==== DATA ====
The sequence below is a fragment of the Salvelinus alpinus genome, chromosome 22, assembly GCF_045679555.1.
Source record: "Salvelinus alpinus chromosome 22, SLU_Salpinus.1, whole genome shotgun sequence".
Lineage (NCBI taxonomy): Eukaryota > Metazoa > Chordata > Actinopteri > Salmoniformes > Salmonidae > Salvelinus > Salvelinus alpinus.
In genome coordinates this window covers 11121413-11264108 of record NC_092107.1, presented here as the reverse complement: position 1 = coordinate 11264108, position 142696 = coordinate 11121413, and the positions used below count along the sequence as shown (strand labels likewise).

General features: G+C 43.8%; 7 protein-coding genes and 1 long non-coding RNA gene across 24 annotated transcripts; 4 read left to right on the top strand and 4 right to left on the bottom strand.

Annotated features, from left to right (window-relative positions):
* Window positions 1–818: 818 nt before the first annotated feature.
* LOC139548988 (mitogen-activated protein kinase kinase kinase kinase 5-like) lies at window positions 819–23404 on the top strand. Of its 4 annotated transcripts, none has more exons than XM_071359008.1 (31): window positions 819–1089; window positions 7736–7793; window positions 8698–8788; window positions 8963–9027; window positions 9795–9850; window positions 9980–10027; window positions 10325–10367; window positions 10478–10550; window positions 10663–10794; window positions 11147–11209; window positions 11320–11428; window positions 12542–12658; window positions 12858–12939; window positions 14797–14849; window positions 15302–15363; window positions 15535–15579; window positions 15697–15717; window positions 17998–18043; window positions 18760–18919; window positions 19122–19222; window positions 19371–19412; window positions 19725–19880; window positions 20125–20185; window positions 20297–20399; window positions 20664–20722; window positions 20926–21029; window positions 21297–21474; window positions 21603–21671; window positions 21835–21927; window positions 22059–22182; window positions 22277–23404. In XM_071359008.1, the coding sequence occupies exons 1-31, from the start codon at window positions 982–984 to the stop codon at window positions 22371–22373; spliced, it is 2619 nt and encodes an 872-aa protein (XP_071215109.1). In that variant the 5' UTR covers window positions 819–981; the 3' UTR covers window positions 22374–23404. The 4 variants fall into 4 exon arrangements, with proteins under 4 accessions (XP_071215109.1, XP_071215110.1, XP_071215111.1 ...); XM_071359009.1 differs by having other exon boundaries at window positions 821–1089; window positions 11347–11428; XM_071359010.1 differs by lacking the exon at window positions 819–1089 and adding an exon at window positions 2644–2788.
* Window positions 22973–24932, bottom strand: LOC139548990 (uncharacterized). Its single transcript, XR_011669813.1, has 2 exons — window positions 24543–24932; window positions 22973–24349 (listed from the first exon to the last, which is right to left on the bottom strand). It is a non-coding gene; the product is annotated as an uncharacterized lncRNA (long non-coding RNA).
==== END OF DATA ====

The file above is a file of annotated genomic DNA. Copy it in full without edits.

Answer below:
The sequence below is a fragment of the Salvelinus alpinus genome, chromosome 22, assembly GCF_045679555.1.
Source record: "Salvelinus alpinus chromosome 22, SLU_Salpinus.1, whole genome shotgun sequence".
Lineage (NCBI taxonomy): Eukaryota > Metazoa > Chordata > Actinopteri > Salmoniformes > Salmonidae > Salvelinus > Salvelinus alpinus.
In genome coordinates this window covers 11121413-11264108 of record NC_092107.1, presented here as the reverse complement: position 1 = coordinate 11264108, position 142696 = coordinate 11121413, and the positions used below count along the sequence as shown (strand labels likewise).

General features: G+C 43.8%; 7 protein-coding genes and 1 long non-coding RNA gene across 24 annotated transcripts; 4 read left to right on the top strand and 4 right to left on the bottom strand.

Annotated features, from left to right (window-relative positions):
* Window positions 1–818: 818 nt before the first annotated feature.
* LOC139548988 (mitogen-activated protein kinase kinase kinase kinase 5-like) lies at window positions 819–23404 on the top strand. Of its 4 annotated transcripts, none has more exons than XM_071359008.1 (31): window positions 819–1089; window positions 7736–7793; window positions 8698–8788; window positions 8963–9027; window positions 9795–9850; window positions 9980–10027; window positions 10325–10367; window positions 10478–10550; window positions 10663–10794; window positions 11147–11209; window positions 11320–11428; window positions 12542–12658; window positions 12858–12939; window positions 14797–14849; window positions 15302–15363; window positions 15535–15579; window positions 15697–15717; window positions 17998–18043; window positions 18760–18919; window positions 19122–19222; window positions 19371–19412; window positions 19725–19880; window positions 20125–20185; window positions 20297–20399; window positions 20664–20722; window positions 20926–21029; window positions 21297–21474; window positions 21603–21671; window positions 21835–21927; window positions 22059–22182; window positions 22277–23404. In XM_071359008.1, the coding sequence occupies exons 1-31, from the start codon at window positions 982–984 to the stop codon at window positions 22371–22373; spliced, it is 2619 nt and encodes an 872-aa protein (XP_071215109.1). In that variant the 5' UTR covers window positions 819–981; the 3' UTR covers window positions 22374–23404. The 4 variants fall into 4 exon arrangements, with proteins under 4 accessions (XP_071215109.1, XP_071215110.1, XP_071215111.1 ...); XM_071359009.1 differs by having other exon boundaries at window positions 821–1089; window positions 11347–11428; XM_071359010.1 differs by lacking the exon at window positions 819–1089 and adding an exon at window positions 2644–2788.
* Window positions 22973–24932, bottom strand: LOC139548990 (uncharacterized). Its single transcript, XR_011669813.1, has 2 exons — window positions 24543–24932; window positions 22973–24349 (listed from the first exon to the last, which is right to left on the bottom strand). It is a non-coding gene; the product is annotated as an uncharacterized lncRNA (long non-coding RNA).